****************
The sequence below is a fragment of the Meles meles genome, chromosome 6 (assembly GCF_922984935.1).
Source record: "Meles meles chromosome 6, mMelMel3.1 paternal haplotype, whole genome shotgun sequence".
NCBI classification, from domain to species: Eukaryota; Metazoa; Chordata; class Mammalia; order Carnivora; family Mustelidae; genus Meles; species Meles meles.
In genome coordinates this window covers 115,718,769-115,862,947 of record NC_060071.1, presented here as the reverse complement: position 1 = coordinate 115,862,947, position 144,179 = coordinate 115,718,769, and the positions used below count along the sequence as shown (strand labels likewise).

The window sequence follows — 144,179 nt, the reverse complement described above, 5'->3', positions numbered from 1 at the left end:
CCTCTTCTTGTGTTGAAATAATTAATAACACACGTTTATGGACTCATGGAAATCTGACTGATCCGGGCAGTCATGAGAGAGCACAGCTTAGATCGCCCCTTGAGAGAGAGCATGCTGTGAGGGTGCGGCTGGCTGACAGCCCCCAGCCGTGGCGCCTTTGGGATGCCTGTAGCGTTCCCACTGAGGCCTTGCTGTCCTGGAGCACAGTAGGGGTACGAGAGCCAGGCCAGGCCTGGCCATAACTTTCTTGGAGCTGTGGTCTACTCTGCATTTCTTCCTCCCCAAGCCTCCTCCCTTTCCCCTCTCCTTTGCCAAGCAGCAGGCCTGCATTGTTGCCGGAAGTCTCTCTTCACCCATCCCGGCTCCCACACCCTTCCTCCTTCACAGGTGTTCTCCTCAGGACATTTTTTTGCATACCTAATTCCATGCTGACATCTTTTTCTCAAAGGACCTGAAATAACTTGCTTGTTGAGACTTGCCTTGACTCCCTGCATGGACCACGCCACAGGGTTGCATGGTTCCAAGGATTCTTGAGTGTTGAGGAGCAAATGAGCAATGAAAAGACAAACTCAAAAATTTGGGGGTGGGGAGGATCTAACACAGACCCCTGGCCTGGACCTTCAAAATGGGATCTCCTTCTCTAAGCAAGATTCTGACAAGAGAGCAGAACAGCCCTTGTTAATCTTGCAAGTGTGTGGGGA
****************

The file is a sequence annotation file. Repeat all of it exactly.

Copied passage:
The sequence below is a fragment of the Meles meles genome, chromosome 6 (assembly GCF_922984935.1).
Source record: "Meles meles chromosome 6, mMelMel3.1 paternal haplotype, whole genome shotgun sequence".
NCBI classification, from domain to species: Eukaryota; Metazoa; Chordata; class Mammalia; order Carnivora; family Mustelidae; genus Meles; species Meles meles.
In genome coordinates this window covers 115,718,769-115,862,947 of record NC_060071.1, presented here as the reverse complement: position 1 = coordinate 115,862,947, position 144,179 = coordinate 115,718,769, and the positions used below count along the sequence as shown (strand labels likewise).

The window sequence follows — 144,179 nt, the reverse complement described above, 5'->3', positions numbered from 1 at the left end:
CCTCTTCTTGTGTTGAAATAATTAATAACACACGTTTATGGACTCATGGAAATCTGACTGATCCGGGCAGTCATGAGAGAGCACAGCTTAGATCGCCCCTTGAGAGAGAGCATGCTGTGAGGGTGCGGCTGGCTGACAGCCCCCAGCCGTGGCGCCTTTGGGATGCCTGTAGCGTTCCCACTGAGGCCTTGCTGTCCTGGAGCACAGTAGGGGTACGAGAGCCAGGCCAGGCCTGGCCATAACTTTCTTGGAGCTGTGGTCTACTCTGCATTTCTTCCTCCCCAAGCCTCCTCCCTTTCCCCTCTCCTTTGCCAAGCAGCAGGCCTGCATTGTTGCCGGAAGTCTCTCTTCACCCATCCCGGCTCCCACACCCTTCCTCCTTCACAGGTGTTCTCCTCAGGACATTTTTTTGCATACCTAATTCCATGCTGACATCTTTTTCTCAAAGGACCTGAAATAACTTGCTTGTTGAGACTTGCCTTGACTCCCTGCATGGACCACGCCACAGGGTTGCATGGTTCCAAGGATTCTTGAGTGTTGAGGAGCAAATGAGCAATGAAAAGACAAACTCAAAAATTTGGGGGTGGGGAGGATCTAACACAGACCCCTGGCCTGGACCTTCAAAATGGGATCTCCTTCTCTAAGCAAGATTCTGACAAGAGAGCAGAACAGCCCTTGTTAATCTTGCAAGTGTGTGGGGA